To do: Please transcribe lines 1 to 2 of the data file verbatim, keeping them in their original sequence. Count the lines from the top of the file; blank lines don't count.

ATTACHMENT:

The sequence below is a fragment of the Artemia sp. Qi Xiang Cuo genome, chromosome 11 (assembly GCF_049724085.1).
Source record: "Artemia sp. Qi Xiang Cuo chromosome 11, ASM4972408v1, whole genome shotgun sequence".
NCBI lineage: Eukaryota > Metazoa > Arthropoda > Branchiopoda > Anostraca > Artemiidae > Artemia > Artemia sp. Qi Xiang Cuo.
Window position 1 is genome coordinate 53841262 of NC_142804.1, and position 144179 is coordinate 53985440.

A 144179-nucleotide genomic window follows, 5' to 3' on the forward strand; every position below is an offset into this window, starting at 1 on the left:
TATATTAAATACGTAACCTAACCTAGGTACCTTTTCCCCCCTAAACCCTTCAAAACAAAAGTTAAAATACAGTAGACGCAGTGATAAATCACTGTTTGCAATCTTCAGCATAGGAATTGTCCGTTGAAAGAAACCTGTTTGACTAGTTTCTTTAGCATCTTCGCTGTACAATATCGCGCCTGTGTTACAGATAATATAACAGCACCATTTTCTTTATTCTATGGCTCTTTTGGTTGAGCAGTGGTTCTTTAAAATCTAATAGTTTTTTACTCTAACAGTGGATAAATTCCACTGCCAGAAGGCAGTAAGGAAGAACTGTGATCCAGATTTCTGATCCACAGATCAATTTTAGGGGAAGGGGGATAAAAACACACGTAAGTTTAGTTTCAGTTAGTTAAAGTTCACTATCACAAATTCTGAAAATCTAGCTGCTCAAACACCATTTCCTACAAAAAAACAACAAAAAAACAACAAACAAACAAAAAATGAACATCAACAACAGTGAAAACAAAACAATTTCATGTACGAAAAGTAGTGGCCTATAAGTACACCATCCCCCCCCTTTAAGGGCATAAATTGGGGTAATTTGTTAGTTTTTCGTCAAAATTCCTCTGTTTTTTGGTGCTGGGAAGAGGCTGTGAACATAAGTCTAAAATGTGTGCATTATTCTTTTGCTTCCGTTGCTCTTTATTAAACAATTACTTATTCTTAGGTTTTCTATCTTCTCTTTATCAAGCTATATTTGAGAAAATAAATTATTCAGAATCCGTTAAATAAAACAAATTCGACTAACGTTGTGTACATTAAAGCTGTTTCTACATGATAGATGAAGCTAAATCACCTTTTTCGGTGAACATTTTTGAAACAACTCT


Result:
The sequence below is a fragment of the Artemia sp. Qi Xiang Cuo genome, chromosome 11 (assembly GCF_049724085.1).
Source record: "Artemia sp. Qi Xiang Cuo chromosome 11, ASM4972408v1, whole genome shotgun sequence".